Jack’s* company used to be # 1 in the Atlanta area in his industry. Unfortunately, that was before Jack took over. The company founder had a vision for his company – one that he lived by. With his vision of what could be and core values that guided his thinking, he started and built a thriving business. Today, the business is sick and unhealthy. The most tragic thing about the whole situation is how avoidable the current situation is. At the root of this tragedy is an important lesson that is essential to creating lasting growth in a business.
The core values that guided the company founder were personally held convictions about the way business should be done. Unfortunately, those core business values were never put on paper. They stayed in his head and guided his actions, but they weren’t recorded and transmitted to others. That they weren’t spelled out on paper wasn’t a problem during the early years of the business. However, as his business prospered and the number of employees grew larger, this became a handicap. Jack confessed recently that he had never really thought about it and as a result, the company has suffered recently from a lack of leadership as employees have become responsible for more and more of the operations and management of the company.
What are Core Business Values?
Businesses, like people the people who run them, are guided by a set of principles and beliefs. For small companies it is not uncommon for those principles to simply be the extension of the business owner. As businesses grow in size and the staff increases, the lack of a formal business values list can be a serious handicap.
A business values list is something that can and should guide the people who work with you. As good as they may be, they aren’t mind readers. When you have a formalized list it helps to ensure that everyone is on the same page, so to speak. When your team members make decisions guided by the company value list, those decisions are much more likely to be in harmony with the way you would have done things had you been doing it. In this way, a list of core business values represents leverage – the ability to transfer your guiding principles to others, efficiently.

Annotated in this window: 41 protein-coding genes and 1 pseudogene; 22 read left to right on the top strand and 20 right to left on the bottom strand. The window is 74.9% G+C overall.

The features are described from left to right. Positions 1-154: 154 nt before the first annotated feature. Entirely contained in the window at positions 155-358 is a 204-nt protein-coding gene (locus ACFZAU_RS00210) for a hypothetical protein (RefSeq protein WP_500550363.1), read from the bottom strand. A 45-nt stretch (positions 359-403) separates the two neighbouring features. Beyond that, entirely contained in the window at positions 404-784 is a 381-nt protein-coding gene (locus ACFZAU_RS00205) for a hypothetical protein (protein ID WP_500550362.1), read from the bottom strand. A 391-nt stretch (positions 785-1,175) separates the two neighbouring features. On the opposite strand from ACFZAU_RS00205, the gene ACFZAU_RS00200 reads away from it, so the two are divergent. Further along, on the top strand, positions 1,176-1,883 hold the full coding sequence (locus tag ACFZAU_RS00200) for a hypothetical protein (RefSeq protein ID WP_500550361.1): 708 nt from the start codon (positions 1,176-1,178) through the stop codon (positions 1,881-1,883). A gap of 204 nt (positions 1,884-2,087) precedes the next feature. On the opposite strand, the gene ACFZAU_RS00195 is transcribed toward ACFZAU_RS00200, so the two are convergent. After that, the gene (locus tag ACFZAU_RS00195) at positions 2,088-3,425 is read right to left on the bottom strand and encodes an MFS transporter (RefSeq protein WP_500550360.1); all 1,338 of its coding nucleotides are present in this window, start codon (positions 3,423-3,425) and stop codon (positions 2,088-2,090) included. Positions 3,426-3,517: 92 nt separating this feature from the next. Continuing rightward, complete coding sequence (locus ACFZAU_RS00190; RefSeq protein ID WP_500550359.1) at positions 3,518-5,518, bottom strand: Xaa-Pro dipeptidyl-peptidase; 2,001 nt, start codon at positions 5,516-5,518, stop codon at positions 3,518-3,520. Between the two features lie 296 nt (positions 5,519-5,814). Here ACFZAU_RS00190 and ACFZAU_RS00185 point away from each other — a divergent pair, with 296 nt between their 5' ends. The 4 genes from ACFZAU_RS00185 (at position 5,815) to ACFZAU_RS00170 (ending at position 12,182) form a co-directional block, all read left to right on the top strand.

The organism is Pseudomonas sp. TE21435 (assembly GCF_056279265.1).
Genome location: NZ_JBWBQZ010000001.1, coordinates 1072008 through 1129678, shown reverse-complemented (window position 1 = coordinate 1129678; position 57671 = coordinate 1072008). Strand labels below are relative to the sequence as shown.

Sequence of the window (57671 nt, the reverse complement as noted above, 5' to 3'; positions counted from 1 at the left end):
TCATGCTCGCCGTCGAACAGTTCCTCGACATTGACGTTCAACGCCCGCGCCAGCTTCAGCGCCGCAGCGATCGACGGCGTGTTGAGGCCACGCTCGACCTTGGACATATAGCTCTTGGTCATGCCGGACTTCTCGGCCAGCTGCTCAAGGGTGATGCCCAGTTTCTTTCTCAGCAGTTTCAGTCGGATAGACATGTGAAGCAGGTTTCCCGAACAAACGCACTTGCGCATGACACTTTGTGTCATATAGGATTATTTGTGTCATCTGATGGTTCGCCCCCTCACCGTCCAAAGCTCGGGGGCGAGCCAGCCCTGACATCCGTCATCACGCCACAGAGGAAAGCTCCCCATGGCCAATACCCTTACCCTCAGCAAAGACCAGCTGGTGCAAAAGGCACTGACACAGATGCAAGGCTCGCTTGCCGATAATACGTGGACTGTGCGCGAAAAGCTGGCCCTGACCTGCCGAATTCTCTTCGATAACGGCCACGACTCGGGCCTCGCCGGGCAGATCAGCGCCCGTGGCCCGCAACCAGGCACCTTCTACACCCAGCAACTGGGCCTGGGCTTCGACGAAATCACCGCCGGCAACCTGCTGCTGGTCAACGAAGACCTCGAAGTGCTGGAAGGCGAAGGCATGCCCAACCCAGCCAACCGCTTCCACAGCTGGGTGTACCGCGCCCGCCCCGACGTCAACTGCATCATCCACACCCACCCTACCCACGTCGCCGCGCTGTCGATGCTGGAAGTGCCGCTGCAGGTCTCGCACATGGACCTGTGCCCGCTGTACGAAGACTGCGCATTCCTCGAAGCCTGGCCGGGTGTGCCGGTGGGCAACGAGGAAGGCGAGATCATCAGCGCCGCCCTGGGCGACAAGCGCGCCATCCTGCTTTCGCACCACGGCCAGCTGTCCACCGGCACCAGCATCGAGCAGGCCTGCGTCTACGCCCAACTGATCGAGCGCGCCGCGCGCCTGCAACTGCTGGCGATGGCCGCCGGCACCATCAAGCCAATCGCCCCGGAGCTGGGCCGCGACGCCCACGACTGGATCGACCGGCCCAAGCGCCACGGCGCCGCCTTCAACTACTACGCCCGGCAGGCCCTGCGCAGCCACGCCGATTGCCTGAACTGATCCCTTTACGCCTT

Does a Business Values List really make a difference?
Just putting a list of values on paper doesn’t do much good if that is as far as it goes. In order for any benefit to be realized, that list must be shared, talked about, and acted on. The power of a core business values list comes from the guiding and shaping of decisions. Zappos, the online clothing giant, attributes part of their success to their core business values.
For example, during the hiring process, one of the things that should be looked for in a new team member is their compatibility with the company’s core values. Will this person be a good fit based on both your value system and theirs?
A list of core business values represents how you do business and treat others. The culture of your company takes shape from this list. In order for your values to be adopted by the people you hire, they must be shared and talked about. What are your core values of business?
*The name has been changed to protect privacy.